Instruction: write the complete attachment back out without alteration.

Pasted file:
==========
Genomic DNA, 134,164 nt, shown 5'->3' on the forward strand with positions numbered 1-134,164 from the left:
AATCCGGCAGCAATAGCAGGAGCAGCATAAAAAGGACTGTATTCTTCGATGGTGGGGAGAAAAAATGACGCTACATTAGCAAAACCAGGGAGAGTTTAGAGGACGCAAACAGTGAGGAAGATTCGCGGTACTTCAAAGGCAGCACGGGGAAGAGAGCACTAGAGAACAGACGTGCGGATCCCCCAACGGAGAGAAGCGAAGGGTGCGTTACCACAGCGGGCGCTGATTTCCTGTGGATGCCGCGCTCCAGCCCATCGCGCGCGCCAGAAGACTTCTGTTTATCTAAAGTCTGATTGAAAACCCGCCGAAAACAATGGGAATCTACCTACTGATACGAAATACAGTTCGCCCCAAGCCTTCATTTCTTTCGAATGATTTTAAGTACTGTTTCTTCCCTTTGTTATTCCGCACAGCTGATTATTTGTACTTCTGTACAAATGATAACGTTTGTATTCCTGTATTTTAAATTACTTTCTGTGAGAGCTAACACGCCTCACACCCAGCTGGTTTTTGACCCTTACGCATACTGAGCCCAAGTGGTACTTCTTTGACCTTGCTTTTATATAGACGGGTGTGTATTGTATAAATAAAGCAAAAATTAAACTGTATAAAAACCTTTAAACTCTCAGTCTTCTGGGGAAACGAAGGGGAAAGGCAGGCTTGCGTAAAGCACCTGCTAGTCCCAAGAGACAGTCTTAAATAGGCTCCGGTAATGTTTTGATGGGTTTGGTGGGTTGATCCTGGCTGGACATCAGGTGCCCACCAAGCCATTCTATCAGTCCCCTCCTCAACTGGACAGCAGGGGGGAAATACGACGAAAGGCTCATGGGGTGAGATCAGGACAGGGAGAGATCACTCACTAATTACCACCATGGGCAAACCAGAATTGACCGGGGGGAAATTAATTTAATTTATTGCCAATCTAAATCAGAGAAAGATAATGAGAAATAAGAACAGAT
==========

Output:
Genomic DNA, 134,164 nt, shown 5'->3' on the forward strand with positions numbered 1-134,164 from the left:
AATCCGGCAGCAATAGCAGGAGCAGCATAAAAAGGACTGTATTCTTCGATGGTGGGGAGAAAAAATGACGCTACATTAGCAAAACCAGGGAGAGTTTAGAGGACGCAAACAGTGAGGAAGATTCGCGGTACTTCAAAGGCAGCACGGGGAAGAGAGCACTAGAGAACAGACGTGCGGATCCCCCAACGGAGAGAAGCGAAGGGTGCGTTACCACAGCGGGCGCTGATTTCCTGTGGATGCCGCGCTCCAGCCCATCGCGCGCGCCAGAAGACTTCTGTTTATCTAAAGTCTGATTGAAAACCCGCCGAAAACAATGGGAATCTACCTACTGATACGAAATACAGTTCGCCCCAAGCCTTCATTTCTTTCGAATGATTTTAAGTACTGTTTCTTCCCTTTGTTATTCCGCACAGCTGATTATTTGTACTTCTGTACAAATGATAACGTTTGTATTCCTGTATTTTAAATTACTTTCTGTGAGAGCTAACACGCCTCACACCCAGCTGGTTTTTGACCCTTACGCATACTGAGCCCAAGTGGTACTTCTTTGACCTTGCTTTTATATAGACGGGTGTGTATTGTATAAATAAAGCAAAAATTAAACTGTATAAAAACCTTTAAACTCTCAGTCTTCTGGGGAAACGAAGGGGAAAGGCAGGCTTGCGTAAAGCACCTGCTAGTCCCAAGAGACAGTCTTAAATAGGCTCCGGTAATGTTTTGATGGGTTTGGTGGGTTGATCCTGGCTGGACATCAGGTGCCCACCAAGCCATTCTATCAGTCCCCTCCTCAACTGGACAGCAGGGGGGAAATACGACGAAAGGCTCATGGGGTGAGATCAGGACAGGGAGAGATCACTCACTAATTACCACCATGGGCAAACCAGAATTGACCGGGGGGAAATTAATTTAATTTATTGCCAATCTAAATCAGAGAAAGATAATGAGAAATAAGAACAGAT